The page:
Recently I’ve come across a couple of surveys on young adult reading. The first–a yearly online poll conducted by the Young Adult Library Services Association (YALSA)–named the respondents’ choices for top ten books of the previous year. According to the YALSA website, “more than 11,000 teen voters chose Paper Towns as their favorite book in the 2009 Teens’ Top Ten.” (See illustration)
What first struck me as I looked over this list was that I’d only read three of these books, and those were all fantasy. The next thing I noticed is that none of the top ten are historical fiction. Sad, but true. I believe the breakdown to be: three contemporary; three fantasy; and four paranormal. Now, there’s nothing wrong with this. It’s common knowledge that fantasy/science fiction/paranormal are among the biggest sellers in YA fiction. I enjoy them as well. But it made me curious about what proportion of teens read other genres.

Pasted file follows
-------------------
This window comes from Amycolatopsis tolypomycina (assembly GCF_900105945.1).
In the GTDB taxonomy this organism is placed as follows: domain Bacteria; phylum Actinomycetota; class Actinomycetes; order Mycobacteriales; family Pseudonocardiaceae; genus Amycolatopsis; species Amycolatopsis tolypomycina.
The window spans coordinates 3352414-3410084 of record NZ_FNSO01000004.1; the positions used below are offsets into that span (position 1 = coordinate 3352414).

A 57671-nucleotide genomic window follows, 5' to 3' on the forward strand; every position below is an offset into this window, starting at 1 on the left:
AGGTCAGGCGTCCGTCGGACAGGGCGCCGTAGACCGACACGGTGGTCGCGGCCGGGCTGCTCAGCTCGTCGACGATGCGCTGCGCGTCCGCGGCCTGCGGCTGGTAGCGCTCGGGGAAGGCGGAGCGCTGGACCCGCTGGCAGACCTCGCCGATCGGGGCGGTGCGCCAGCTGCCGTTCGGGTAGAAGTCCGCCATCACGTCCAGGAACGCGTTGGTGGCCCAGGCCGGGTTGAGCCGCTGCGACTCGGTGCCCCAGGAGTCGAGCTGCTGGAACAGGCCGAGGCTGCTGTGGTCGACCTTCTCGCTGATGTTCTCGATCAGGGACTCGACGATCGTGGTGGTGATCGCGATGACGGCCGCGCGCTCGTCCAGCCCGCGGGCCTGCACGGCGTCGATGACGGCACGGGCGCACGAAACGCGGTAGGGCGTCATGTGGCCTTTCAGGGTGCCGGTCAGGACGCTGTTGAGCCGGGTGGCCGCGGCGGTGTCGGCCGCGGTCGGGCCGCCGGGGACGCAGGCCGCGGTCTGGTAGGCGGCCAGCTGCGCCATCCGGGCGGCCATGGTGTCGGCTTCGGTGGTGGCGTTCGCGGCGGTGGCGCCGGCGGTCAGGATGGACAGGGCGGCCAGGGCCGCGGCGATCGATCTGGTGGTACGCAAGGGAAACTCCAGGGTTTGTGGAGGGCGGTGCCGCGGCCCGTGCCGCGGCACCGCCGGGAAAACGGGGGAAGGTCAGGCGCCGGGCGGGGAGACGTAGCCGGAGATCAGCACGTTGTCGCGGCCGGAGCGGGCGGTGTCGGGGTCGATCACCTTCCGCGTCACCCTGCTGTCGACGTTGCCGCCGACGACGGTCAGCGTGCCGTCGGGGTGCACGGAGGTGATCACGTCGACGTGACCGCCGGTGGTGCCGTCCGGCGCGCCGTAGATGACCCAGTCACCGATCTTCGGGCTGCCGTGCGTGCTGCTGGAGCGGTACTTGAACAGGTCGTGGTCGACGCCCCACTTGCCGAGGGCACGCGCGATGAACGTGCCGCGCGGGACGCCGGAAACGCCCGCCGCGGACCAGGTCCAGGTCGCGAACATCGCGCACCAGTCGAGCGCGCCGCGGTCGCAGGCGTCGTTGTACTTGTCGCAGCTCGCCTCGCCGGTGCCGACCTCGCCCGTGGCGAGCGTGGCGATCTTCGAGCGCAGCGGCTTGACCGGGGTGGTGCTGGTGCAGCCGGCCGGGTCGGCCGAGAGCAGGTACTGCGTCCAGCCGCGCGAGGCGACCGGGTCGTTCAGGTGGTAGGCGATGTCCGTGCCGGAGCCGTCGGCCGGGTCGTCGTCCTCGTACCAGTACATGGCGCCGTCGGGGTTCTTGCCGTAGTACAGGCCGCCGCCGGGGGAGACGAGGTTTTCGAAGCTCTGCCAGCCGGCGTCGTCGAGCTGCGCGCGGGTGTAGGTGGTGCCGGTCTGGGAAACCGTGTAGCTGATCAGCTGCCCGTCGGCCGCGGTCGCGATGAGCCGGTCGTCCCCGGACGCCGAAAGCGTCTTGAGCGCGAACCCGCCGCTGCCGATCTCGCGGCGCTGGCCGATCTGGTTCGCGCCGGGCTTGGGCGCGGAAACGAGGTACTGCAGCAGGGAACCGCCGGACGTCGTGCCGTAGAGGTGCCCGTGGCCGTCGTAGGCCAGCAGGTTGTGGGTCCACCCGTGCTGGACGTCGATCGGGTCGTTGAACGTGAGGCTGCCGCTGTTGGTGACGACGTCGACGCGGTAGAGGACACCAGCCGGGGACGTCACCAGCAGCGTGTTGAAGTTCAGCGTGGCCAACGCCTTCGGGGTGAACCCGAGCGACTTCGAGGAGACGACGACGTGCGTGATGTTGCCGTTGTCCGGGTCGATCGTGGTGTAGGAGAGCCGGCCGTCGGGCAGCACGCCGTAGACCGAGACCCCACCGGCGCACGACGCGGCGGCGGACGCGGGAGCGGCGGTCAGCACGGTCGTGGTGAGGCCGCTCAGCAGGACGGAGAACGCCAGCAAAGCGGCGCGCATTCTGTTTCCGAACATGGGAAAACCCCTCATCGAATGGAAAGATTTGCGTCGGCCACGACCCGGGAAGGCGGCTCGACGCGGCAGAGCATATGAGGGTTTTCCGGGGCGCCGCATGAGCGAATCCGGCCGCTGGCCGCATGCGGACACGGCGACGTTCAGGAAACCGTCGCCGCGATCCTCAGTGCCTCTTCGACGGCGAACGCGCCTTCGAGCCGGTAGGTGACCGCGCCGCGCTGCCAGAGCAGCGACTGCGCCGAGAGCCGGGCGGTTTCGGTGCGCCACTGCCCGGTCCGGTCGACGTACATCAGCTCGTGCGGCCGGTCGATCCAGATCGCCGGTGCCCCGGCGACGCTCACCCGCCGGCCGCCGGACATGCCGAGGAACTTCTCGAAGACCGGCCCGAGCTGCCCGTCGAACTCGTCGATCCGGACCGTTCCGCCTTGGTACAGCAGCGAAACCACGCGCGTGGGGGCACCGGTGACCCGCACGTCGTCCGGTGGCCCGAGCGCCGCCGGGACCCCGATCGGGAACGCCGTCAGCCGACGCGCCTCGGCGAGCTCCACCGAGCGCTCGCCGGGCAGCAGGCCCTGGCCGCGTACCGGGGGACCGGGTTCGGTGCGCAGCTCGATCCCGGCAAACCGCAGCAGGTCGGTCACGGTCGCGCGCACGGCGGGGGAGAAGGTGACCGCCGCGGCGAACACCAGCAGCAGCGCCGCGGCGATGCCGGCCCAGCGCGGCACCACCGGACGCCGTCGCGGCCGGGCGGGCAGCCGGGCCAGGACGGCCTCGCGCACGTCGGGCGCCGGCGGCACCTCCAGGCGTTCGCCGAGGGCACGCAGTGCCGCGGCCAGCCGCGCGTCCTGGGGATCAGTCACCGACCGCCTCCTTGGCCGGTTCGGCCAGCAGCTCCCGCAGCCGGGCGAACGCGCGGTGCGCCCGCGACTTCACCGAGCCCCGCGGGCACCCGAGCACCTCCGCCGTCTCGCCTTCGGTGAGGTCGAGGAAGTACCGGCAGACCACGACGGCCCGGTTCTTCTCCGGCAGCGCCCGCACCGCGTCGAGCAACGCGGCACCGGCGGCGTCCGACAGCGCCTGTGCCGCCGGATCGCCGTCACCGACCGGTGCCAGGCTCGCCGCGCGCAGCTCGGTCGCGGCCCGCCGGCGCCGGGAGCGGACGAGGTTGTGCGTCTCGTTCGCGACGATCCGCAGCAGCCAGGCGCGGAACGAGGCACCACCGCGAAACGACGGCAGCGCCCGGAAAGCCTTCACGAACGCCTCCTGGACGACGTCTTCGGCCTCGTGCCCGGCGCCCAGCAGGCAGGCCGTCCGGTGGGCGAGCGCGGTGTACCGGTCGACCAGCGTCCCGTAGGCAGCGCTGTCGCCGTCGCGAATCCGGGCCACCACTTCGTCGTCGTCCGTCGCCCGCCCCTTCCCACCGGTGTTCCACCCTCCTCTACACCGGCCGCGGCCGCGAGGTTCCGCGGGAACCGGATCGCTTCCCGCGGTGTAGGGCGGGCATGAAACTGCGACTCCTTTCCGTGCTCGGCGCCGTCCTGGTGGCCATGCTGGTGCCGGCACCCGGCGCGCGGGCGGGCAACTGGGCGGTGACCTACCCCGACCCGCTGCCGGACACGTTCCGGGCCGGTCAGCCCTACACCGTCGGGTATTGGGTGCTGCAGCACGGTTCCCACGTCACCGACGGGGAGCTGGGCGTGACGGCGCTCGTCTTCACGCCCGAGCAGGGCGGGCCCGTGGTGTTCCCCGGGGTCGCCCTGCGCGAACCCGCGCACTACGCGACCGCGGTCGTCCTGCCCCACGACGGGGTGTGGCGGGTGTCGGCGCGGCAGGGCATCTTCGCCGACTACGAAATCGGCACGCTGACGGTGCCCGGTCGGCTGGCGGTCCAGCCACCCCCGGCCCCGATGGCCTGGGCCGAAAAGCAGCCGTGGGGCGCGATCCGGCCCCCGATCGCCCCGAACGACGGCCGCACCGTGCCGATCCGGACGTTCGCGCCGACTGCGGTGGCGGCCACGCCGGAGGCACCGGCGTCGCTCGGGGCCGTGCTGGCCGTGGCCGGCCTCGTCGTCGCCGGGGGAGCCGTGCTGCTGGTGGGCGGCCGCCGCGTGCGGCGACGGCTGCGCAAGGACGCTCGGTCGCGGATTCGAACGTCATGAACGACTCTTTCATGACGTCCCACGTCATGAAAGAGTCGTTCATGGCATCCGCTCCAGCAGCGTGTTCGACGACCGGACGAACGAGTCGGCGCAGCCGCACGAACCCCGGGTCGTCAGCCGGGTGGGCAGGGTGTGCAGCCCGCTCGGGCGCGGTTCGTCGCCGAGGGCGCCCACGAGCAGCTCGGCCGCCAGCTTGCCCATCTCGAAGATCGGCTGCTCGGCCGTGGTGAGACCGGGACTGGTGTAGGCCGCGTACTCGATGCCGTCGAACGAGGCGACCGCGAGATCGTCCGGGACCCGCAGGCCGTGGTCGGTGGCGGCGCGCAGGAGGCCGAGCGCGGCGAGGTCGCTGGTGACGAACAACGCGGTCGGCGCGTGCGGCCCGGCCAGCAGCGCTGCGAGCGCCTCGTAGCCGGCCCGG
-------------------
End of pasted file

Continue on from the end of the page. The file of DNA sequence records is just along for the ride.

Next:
That lead me to the Publishers Weekly article by Carol Fitzgerald, “What Do Teens Want?” They conducted a survey through Teenreads.com to find out more about the teen demographic of book buyers. The survey results include information on what teens read, book-buying habits, where they shop, and what influences them to read a particular book. As one would expect, there’s a lot of data here. Among all the numbers are these statistics–87 percent read fiction and 42 percent read historical fiction.
Of course, this is no surprise. The types of books young adults like to read go through phases or cycles. And who knows? Historical fiction may be wildly popular in a few years. For now, though, it seems a good idea to make our historical fiction, or historical fantasy in my case, as relatable to today’s kids as possible. Check back here on Thursday for Emilie’s post on that very topic.
And now off to read something from the Teens’ Top Ten list.